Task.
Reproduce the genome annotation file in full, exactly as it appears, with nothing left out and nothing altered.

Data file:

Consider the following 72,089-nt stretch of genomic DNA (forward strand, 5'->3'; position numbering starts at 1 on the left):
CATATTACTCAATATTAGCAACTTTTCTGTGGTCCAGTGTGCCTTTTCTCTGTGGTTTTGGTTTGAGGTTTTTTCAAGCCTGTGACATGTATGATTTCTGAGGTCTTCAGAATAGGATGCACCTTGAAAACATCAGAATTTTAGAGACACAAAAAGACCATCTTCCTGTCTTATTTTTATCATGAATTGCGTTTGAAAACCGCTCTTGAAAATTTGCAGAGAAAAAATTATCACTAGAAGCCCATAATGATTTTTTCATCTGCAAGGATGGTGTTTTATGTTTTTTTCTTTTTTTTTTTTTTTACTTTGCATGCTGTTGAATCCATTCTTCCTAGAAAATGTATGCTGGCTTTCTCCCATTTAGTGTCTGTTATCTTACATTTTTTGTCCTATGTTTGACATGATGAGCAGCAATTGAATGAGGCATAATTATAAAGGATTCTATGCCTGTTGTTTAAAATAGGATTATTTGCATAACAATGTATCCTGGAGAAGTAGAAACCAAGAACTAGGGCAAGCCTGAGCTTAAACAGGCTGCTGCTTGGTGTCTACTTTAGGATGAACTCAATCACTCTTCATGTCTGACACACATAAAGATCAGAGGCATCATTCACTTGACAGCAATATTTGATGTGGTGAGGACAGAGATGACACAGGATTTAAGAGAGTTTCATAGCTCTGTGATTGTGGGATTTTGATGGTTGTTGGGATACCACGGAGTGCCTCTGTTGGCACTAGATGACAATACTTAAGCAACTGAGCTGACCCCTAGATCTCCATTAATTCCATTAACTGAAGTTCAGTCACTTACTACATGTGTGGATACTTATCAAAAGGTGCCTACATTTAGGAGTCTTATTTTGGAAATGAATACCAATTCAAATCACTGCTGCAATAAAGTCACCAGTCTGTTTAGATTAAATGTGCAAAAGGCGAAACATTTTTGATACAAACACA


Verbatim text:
Consider the following 72,089-nt stretch of genomic DNA (forward strand, 5'->3'; position numbering starts at 1 on the left):
CATATTACTCAATATTAGCAACTTTTCTGTGGTCCAGTGTGCCTTTTCTCTGTGGTTTTGGTTTGAGGTTTTTTCAAGCCTGTGACATGTATGATTTCTGAGGTCTTCAGAATAGGATGCACCTTGAAAACATCAGAATTTTAGAGACACAAAAAGACCATCTTCCTGTCTTATTTTTATCATGAATTGCGTTTGAAAACCGCTCTTGAAAATTTGCAGAGAAAAAATTATCACTAGAAGCCCATAATGATTTTTTCATCTGCAAGGATGGTGTTTTATGTTTTTTTCTTTTTTTTTTTTTTTACTTTGCATGCTGTTGAATCCATTCTTCCTAGAAAATGTATGCTGGCTTTCTCCCATTTAGTGTCTGTTATCTTACATTTTTTGTCCTATGTTTGACATGATGAGCAGCAATTGAATGAGGCATAATTATAAAGGATTCTATGCCTGTTGTTTAAAATAGGATTATTTGCATAACAATGTATCCTGGAGAAGTAGAAACCAAGAACTAGGGCAAGCCTGAGCTTAAACAGGCTGCTGCTTGGTGTCTACTTTAGGATGAACTCAATCACTCTTCATGTCTGACACACATAAAGATCAGAGGCATCATTCACTTGACAGCAATATTTGATGTGGTGAGGACAGAGATGACACAGGATTTAAGAGAGTTTCATAGCTCTGTGATTGTGGGATTTTGATGGTTGTTGGGATACCACGGAGTGCCTCTGTTGGCACTAGATGACAATACTTAAGCAACTGAGCTGACCCCTAGATCTCCATTAATTCCATTAACTGAAGTTCAGTCACTTACTACATGTGTGGATACTTATCAAAAGGTGCCTACATTTAGGAGTCTTATTTTGGAAATGAATACCAATTCAAATCACTGCTGCAATAAAGTCACCAGTCTGTTTAGATTAAATGTGCAAAAGGCGAAACATTTTTGATACAAACACA